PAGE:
Kansas sees 'series high' unemployment, Wichita worse due to struggling aviation industry

PHOTO: Unemployment claim form, Photo Date: April 2014 (Source: MGN Photo - Julie Chasen / MGN)
PHOTO: Unemployment claim form, Photo Date: April 2014 (Source: MGN Photo - Julie Chasen / MGN)(KMVT)
Published: May. 22, 2020 at 10:35 AM CDT
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The Wichita area is seeing a higher rate in employment than elsewhere in Kansas due to the aerospace industry's struggles even before the pandemic.

The unemployment rate in Wichita is 18.7% -- twice as high as what it was during the Great Recession in 2008, according to the Kansas Department of Labor.

"A lot of here in Wichita, I mean we were already getting laid off, especially contractors because of the 737 MAX crisis," Blake Crawford, an aerospace quality inspector for Boeing said. "So it's a double whammy definitely for Boeing, Spirit, and just aviation in general here to really boost those numbers of unemployment that are already pretty high."

The Kansas unemployment rate in April was 11.2%, according to the Kansas Department of Labor.

That number increased from 2.8% from March, before the state was under a stay-at-home order.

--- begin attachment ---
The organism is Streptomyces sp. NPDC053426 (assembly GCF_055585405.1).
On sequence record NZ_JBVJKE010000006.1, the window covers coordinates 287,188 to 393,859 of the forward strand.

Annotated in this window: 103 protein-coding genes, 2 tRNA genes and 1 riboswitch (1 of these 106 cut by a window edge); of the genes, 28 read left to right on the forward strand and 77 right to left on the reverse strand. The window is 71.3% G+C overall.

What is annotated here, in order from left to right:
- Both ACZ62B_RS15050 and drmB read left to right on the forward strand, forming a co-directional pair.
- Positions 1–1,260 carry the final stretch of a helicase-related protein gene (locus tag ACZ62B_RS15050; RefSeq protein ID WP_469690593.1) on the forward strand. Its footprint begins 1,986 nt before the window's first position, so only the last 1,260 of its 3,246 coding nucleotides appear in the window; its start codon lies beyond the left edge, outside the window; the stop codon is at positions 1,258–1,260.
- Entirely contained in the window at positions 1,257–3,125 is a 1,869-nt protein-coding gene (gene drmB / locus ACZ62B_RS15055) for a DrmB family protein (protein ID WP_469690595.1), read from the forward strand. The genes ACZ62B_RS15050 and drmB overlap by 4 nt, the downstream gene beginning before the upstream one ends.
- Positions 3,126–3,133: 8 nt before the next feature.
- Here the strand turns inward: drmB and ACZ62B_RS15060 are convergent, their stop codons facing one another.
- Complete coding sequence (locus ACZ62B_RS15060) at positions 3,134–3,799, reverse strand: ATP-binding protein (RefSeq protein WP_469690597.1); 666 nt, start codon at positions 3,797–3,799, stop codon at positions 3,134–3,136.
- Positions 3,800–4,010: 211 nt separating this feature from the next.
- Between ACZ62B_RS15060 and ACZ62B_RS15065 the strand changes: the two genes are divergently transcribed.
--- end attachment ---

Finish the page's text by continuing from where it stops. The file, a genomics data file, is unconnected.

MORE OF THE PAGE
“The unemployment rate in Kansas increased significantly from a historical low of 2.8 percent in March to a series high of 11.2 percent in April as workers across Kansas felt the effects of COVID-19 on the labor market,” said Kansas Labor Secretary Delía García in a release.

Total Kansas nonfarm jobs decreased by 130,400 from March with seasonal adjusted job estimates. Private sector jobs decreased by 121,600 and government jobs by 8,800.

“April estimates reflect the impact of efforts to contain the coronavirus pandemic. Job estimates fell by 130,400 over the month with reductions in the number of jobs for all major sectors,” said Labor Economist Emilie Doerksen. “The leisure and hospitality sector saw a particularly sharp decline accounting for 50,200 out of the total decrease since March.”

In the past year, Kansas seasonally adjusted nonfarm jobs have decreased by 133,200, with 125,500 of those being private-sector jobs, and 7,700 government jobs.

The national unemployment rate for April was 14.7%.